Wednesday, May 15, 2013

Prodigal Christianity (10) Openness

The final chapter raises an important question.

How do we witness to what God has done through Jesus in a culture where people see a claim that Jesus is unique as intolerance? How can we live in a pluralistic culture without losing our identity as followers of Jesus? These are good questions.

Cultural pluralism makes anything said about God into issue of personal preference and emotive sentimentality.
Brian McLaren responds to pluralism by calling us to see God working in the world outside the church. The danger is losing the efficacy of God’s incarnation in the world through Jesus.
God is a God of justice, and his coming disrupts the status quo, exposing lies, rendering justice, intruding into our lives and reordering all things. Our witness in the world must take into account that God has come into the world in the Son and the Spirit to set the world right. This is the kingdom breaking in. This is justice. We cannot give up on this.
The Neo-Reformed group responds by championing absolute truth. This can leave us looking hard and argumentative.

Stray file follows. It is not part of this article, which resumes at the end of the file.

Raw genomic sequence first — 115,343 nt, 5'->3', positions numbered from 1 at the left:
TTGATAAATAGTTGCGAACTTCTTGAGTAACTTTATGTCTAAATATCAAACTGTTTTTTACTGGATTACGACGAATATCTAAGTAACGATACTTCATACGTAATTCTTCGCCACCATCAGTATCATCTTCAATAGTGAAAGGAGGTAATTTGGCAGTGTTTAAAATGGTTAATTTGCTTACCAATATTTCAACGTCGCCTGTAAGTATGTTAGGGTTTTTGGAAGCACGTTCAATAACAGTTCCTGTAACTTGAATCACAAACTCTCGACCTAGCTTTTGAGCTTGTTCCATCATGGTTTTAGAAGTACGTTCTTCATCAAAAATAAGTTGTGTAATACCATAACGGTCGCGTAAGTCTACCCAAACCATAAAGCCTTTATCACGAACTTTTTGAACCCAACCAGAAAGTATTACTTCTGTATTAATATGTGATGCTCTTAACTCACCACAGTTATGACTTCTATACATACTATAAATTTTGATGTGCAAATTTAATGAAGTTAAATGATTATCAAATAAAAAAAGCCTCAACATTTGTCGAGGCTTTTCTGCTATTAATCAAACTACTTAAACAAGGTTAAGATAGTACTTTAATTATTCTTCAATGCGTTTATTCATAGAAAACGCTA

Two often Christians behave as if no one from the outside would be watching. But outsiders are watching and the see the insecurity at the core of our theology. We look as if we are more interested in winning an argument than engaging those who are outside the faith who have legitimate questions.

The time for aggressive defensiveness has passed. The posture of wielding truth against and opposing religion is over. It separates from those outside the Christian faith and prevents us from crossing boundaries.
Fitch and Holsclaw argue that we must live our daily lives knowing that Jesus is Lord. They suggest that pluralism might be God’s way for accomplishing his purposes in the world.
God has come not into the world to win an argument, but to incarnationally engage a lost and fallen world by inviting all peoples to be reconciled and renewed in Christ.

Justice happens though being with people in the midst of their lives. It is intensely and simply relational.

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